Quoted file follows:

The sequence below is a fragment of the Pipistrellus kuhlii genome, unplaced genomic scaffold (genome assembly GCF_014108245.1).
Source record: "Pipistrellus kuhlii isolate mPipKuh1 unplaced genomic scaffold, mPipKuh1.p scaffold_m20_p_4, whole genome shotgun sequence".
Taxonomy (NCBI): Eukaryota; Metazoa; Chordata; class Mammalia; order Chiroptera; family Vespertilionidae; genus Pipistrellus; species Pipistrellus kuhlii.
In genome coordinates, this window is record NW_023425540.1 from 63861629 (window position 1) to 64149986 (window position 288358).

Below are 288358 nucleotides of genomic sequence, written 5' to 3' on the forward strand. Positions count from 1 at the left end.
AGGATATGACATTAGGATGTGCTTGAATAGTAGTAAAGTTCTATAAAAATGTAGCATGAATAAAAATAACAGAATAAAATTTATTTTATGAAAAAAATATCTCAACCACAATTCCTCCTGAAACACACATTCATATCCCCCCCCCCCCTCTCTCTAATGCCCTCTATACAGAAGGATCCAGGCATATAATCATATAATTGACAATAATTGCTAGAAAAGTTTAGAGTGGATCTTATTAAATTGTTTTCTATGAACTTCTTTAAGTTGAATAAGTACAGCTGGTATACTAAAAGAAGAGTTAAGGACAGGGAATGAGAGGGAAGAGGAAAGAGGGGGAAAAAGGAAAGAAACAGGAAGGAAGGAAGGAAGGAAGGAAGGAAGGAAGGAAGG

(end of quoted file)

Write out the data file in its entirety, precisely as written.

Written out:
The sequence below is a fragment of the Pipistrellus kuhlii genome, unplaced genomic scaffold (genome assembly GCF_014108245.1).
Source record: "Pipistrellus kuhlii isolate mPipKuh1 unplaced genomic scaffold, mPipKuh1.p scaffold_m20_p_4, whole genome shotgun sequence".
Taxonomy (NCBI): Eukaryota; Metazoa; Chordata; class Mammalia; order Chiroptera; family Vespertilionidae; genus Pipistrellus; species Pipistrellus kuhlii.
In genome coordinates, this window is record NW_023425540.1 from 63861629 (window position 1) to 64149986 (window position 288358).

Below are 288358 nucleotides of genomic sequence, written 5' to 3' on the forward strand. Positions count from 1 at the left end.
AGGATATGACATTAGGATGTGCTTGAATAGTAGTAAAGTTCTATAAAAATGTAGCATGAATAAAAATAACAGAATAAAATTTATTTTATGAAAAAAATATCTCAACCACAATTCCTCCTGAAACACACATTCATATCCCCCCCCCCCCTCTCTCTAATGCCCTCTATACAGAAGGATCCAGGCATATAATCATATAATTGACAATAATTGCTAGAAAAGTTTAGAGTGGATCTTATTAAATTGTTTTCTATGAACTTCTTTAAGTTGAATAAGTACAGCTGGTATACTAAAAGAAGAGTTAAGGACAGGGAATGAGAGGGAAGAGGAAAGAGGGGGAAAAAGGAAAGAAACAGGAAGGAAGGAAGGAAGGAAGGAAGGAAGGAAGGAAGG